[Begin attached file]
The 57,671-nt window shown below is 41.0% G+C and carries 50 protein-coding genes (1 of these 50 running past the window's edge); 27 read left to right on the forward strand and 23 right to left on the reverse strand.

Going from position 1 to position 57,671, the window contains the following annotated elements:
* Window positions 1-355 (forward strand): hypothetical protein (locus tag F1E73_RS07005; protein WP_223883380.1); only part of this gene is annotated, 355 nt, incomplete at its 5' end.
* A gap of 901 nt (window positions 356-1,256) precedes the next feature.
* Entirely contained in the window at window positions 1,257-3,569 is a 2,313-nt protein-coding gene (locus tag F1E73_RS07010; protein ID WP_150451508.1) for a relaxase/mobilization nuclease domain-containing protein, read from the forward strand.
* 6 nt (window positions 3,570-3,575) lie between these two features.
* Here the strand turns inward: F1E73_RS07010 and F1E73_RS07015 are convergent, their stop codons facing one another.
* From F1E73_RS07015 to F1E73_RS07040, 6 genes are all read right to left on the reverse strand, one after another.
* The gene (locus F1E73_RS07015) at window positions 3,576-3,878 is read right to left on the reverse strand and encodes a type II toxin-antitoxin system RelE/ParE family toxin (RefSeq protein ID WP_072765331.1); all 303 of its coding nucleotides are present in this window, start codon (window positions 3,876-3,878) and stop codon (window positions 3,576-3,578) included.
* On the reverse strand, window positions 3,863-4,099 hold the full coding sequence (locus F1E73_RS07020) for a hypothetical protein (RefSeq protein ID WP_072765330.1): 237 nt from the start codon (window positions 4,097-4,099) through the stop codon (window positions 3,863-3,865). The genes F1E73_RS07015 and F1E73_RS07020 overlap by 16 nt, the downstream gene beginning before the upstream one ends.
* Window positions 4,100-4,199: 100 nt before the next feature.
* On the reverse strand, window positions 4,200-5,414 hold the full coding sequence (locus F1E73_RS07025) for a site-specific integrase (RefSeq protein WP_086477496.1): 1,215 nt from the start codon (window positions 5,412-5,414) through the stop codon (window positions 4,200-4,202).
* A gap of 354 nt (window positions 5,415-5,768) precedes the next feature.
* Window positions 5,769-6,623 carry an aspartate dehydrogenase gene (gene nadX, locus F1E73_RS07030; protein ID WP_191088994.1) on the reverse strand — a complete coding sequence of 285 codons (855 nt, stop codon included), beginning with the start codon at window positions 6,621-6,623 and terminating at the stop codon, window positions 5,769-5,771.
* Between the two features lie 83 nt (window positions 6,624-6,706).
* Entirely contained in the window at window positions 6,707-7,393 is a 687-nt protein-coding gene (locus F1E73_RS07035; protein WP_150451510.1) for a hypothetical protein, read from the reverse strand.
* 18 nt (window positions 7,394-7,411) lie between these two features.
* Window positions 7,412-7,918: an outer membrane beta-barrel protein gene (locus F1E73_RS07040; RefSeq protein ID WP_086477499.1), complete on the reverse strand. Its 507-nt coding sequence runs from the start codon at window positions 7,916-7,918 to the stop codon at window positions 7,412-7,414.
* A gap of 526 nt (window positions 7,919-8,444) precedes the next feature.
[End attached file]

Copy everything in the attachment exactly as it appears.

The 57,671-nt window shown below is 41.0% G+C and carries 50 protein-coding genes (1 of these 50 running past the window's edge); 27 read left to right on the forward strand and 23 right to left on the reverse strand.

Going from position 1 to position 57,671, the window contains the following annotated elements:
* Window positions 1-355 (forward strand): hypothetical protein (locus tag F1E73_RS07005; protein WP_223883380.1); only part of this gene is annotated, 355 nt, incomplete at its 5' end.
* A gap of 901 nt (window positions 356-1,256) precedes the next feature.
* Entirely contained in the window at window positions 1,257-3,569 is a 2,313-nt protein-coding gene (locus tag F1E73_RS07010; protein ID WP_150451508.1) for a relaxase/mobilization nuclease domain-containing protein, read from the forward strand.
* 6 nt (window positions 3,570-3,575) lie between these two features.
* Here the strand turns inward: F1E73_RS07010 and F1E73_RS07015 are convergent, their stop codons facing one another.
* From F1E73_RS07015 to F1E73_RS07040, 6 genes are all read right to left on the reverse strand, one after another.
* The gene (locus F1E73_RS07015) at window positions 3,576-3,878 is read right to left on the reverse strand and encodes a type II toxin-antitoxin system RelE/ParE family toxin (RefSeq protein ID WP_072765331.1); all 303 of its coding nucleotides are present in this window, start codon (window positions 3,876-3,878) and stop codon (window positions 3,576-3,578) included.
* On the reverse strand, window positions 3,863-4,099 hold the full coding sequence (locus F1E73_RS07020) for a hypothetical protein (RefSeq protein ID WP_072765330.1): 237 nt from the start codon (window positions 4,097-4,099) through the stop codon (window positions 3,863-3,865). The genes F1E73_RS07015 and F1E73_RS07020 overlap by 16 nt, the downstream gene beginning before the upstream one ends.
* Window positions 4,100-4,199: 100 nt before the next feature.
* On the reverse strand, window positions 4,200-5,414 hold the full coding sequence (locus F1E73_RS07025) for a site-specific integrase (RefSeq protein WP_086477496.1): 1,215 nt from the start codon (window positions 5,412-5,414) through the stop codon (window positions 4,200-4,202).
* A gap of 354 nt (window positions 5,415-5,768) precedes the next feature.
* Window positions 5,769-6,623 carry an aspartate dehydrogenase gene (gene nadX, locus F1E73_RS07030; protein ID WP_191088994.1) on the reverse strand — a complete coding sequence of 285 codons (855 nt, stop codon included), beginning with the start codon at window positions 6,621-6,623 and terminating at the stop codon, window positions 5,769-5,771.
* Between the two features lie 83 nt (window positions 6,624-6,706).
* Entirely contained in the window at window positions 6,707-7,393 is a 687-nt protein-coding gene (locus F1E73_RS07035; protein WP_150451510.1) for a hypothetical protein, read from the reverse strand.
* 18 nt (window positions 7,394-7,411) lie between these two features.
* Window positions 7,412-7,918: an outer membrane beta-barrel protein gene (locus F1E73_RS07040; RefSeq protein ID WP_086477499.1), complete on the reverse strand. Its 507-nt coding sequence runs from the start codon at window positions 7,916-7,918 to the stop codon at window positions 7,412-7,414.
* A gap of 526 nt (window positions 7,919-8,444) precedes the next feature.